Certain species of corvids, including American crows, are also able to remember the faces of humans who have either antagonized them or cared for them. Some people have used this ability to their advantage, forming relationships with crows through regular feeding routines. With time, the crows may begin to associate these people with food and visit them daily; one girl in Seattle has allegedly received various trinkets from the crows she feeds which she regards as gifts. On the other hand, one can earn the ire of crows by attempting to harm them, and some have reported being systematically attacked by crows for months after only a single incident of crow endangerment. Several anecdotal reports show corvids’ ability to memorize faces; this phenomenon is also backed by multiple studies. Dr. John Marzluff, a professor at the University of Washington and a well-known researcher of corvid intelligence, has written extensively on corvids’ facial recognition ability in research articles and books such as Gifts of the Crow. A study he conducted with Heather N. Cornell and Shannon Pecoraro in 2011 demonstrated that American crows were able to communicate information about dangerous people to both other members of their species and to their offspring. The recipients of this information learn to react negatively to those people even if they haven’t seen them before. Overall, these findings show that crows routinely engage in advanced communication and social learning. 

These birds’ facial recognition skills may also extend to themselves. In a 2008 study, one species of corvid, the Eurasian magpie, was found to be able to recognize itself in a mirror a test that is commonly used to measure self-awareness in animals. In the classic version of the test, the subject has a mark placed on their body, and then they are placed in front of a mirror. If the subject attempts to examine the mark on their body upon seeing it in the mirror, they are said to possess self-recognition. As of today, the Eurasian magpie is the only bird that has officially passed the mirror test. Notably,  there may be several issues with the validity of the mirror test. There is a high-risk for false negatives because many animals may not rely solely on physical appearance for recognition or simply don’t care enough about marks on their bodies to examine them. Therefore, failing the test doesn’t mean the animal completely lacks self-awareness. However, passing the test is a valid way to demonstrate self-awareness, showing that the Eurasian magpie can visually distinguish between itself and others.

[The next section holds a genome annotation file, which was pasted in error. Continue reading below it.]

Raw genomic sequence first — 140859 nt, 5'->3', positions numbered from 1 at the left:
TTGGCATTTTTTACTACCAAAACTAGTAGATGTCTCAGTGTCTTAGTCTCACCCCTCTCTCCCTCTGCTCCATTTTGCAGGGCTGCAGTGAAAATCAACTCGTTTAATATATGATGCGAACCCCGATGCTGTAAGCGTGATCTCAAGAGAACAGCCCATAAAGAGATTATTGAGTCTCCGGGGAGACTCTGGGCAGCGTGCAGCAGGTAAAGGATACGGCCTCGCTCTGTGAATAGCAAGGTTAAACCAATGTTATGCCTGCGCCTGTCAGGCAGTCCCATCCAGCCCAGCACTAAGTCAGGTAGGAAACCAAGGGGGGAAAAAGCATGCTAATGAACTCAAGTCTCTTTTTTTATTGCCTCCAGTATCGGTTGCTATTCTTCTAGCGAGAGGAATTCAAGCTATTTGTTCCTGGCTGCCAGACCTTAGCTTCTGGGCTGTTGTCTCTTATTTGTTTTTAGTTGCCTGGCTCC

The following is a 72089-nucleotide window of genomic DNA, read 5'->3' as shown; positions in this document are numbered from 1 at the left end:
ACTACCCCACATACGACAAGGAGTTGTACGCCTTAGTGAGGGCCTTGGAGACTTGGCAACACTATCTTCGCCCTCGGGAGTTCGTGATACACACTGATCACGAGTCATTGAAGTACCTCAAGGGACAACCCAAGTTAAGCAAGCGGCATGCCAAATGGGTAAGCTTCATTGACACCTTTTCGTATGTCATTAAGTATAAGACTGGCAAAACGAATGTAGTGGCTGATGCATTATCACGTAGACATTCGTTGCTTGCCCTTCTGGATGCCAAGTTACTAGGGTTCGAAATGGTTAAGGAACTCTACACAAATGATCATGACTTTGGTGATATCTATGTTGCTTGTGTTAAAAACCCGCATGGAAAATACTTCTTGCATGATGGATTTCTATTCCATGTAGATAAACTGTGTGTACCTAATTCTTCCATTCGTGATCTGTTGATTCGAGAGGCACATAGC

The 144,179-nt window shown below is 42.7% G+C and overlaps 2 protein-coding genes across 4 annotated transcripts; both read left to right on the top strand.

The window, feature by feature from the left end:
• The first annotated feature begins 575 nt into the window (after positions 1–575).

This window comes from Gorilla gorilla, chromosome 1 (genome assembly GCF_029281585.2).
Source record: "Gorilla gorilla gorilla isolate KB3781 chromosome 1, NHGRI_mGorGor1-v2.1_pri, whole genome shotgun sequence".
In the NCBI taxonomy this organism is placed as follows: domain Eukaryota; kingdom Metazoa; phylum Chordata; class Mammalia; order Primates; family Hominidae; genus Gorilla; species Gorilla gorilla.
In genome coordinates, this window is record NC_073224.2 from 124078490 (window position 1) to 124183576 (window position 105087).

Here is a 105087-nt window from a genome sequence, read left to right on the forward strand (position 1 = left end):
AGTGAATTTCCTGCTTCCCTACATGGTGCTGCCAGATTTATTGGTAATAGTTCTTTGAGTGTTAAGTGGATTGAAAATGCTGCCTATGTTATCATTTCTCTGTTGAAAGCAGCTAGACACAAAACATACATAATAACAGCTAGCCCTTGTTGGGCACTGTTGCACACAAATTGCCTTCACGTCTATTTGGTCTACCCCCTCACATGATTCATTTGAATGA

These discoveries only encompass a fraction of the complexity of corvid behavior. Many studies have been conducted on corvid intelligence, with more to come. Additionally, outside of empirical findings, corvid enthusiasts have countless stories about their personal interactions with these enigmatic birds. Multiple people have apparently observed phenomena such as crows standing vigil over their dead in a sort of funeral, making artistic gifts for those who feed them, and ravens playing in the snow, among many other accounts. Now that researchers have shown more of an appreciation for avian intelligence, we may quickly become closer to solving the mysteries behind corvid behavior.

As for me, I’m going to keep trying to win over the crows in my neighborhood with my five-pound bag of peanuts.

(By the way, if you’re interested in the water displacement study, YouTube has a video with some footage from the experiment here!)